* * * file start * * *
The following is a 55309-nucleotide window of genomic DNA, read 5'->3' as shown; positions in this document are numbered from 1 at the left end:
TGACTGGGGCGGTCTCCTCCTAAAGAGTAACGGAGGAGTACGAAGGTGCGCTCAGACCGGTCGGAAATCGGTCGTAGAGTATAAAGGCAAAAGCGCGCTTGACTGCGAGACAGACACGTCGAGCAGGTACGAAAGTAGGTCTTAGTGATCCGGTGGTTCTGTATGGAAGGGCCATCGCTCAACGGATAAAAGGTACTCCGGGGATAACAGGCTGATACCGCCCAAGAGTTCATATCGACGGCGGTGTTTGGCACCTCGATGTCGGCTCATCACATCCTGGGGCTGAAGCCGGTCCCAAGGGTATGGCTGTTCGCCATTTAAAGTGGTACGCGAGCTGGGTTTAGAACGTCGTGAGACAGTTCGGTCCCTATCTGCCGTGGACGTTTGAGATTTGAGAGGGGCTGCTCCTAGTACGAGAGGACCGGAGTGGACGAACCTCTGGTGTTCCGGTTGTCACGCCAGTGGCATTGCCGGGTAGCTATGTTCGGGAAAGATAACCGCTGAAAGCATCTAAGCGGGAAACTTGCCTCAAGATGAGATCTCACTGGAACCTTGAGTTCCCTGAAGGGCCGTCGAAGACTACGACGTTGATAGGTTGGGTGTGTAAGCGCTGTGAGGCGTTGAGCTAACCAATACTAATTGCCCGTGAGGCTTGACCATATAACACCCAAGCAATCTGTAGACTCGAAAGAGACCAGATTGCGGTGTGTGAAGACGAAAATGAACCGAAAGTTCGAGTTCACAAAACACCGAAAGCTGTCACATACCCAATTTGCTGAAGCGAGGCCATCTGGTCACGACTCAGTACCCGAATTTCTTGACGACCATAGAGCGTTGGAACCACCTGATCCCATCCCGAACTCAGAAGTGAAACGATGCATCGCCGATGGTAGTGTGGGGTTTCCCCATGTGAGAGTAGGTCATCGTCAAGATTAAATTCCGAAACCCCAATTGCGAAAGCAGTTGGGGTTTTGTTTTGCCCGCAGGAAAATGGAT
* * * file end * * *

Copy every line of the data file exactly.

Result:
The following is a 55309-nucleotide window of genomic DNA, read 5'->3' as shown; positions in this document are numbered from 1 at the left end:
TGACTGGGGCGGTCTCCTCCTAAAGAGTAACGGAGGAGTACGAAGGTGCGCTCAGACCGGTCGGAAATCGGTCGTAGAGTATAAAGGCAAAAGCGCGCTTGACTGCGAGACAGACACGTCGAGCAGGTACGAAAGTAGGTCTTAGTGATCCGGTGGTTCTGTATGGAAGGGCCATCGCTCAACGGATAAAAGGTACTCCGGGGATAACAGGCTGATACCGCCCAAGAGTTCATATCGACGGCGGTGTTTGGCACCTCGATGTCGGCTCATCACATCCTGGGGCTGAAGCCGGTCCCAAGGGTATGGCTGTTCGCCATTTAAAGTGGTACGCGAGCTGGGTTTAGAACGTCGTGAGACAGTTCGGTCCCTATCTGCCGTGGACGTTTGAGATTTGAGAGGGGCTGCTCCTAGTACGAGAGGACCGGAGTGGACGAACCTCTGGTGTTCCGGTTGTCACGCCAGTGGCATTGCCGGGTAGCTATGTTCGGGAAAGATAACCGCTGAAAGCATCTAAGCGGGAAACTTGCCTCAAGATGAGATCTCACTGGAACCTTGAGTTCCCTGAAGGGCCGTCGAAGACTACGACGTTGATAGGTTGGGTGTGTAAGCGCTGTGAGGCGTTGAGCTAACCAATACTAATTGCCCGTGAGGCTTGACCATATAACACCCAAGCAATCTGTAGACTCGAAAGAGACCAGATTGCGGTGTGTGAAGACGAAAATGAACCGAAAGTTCGAGTTCACAAAACACCGAAAGCTGTCACATACCCAATTTGCTGAAGCGAGGCCATCTGGTCACGACTCAGTACCCGAATTTCTTGACGACCATAGAGCGTTGGAACCACCTGATCCCATCCCGAACTCAGAAGTGAAACGATGCATCGCCGATGGTAGTGTGGGGTTTCCCCATGTGAGAGTAGGTCATCGTCAAGATTAAATTCCGAAACCCCAATTGCGAAAGCAGTTGGGGTTTTGTTTTGCCCGCAGGAAAATGGAT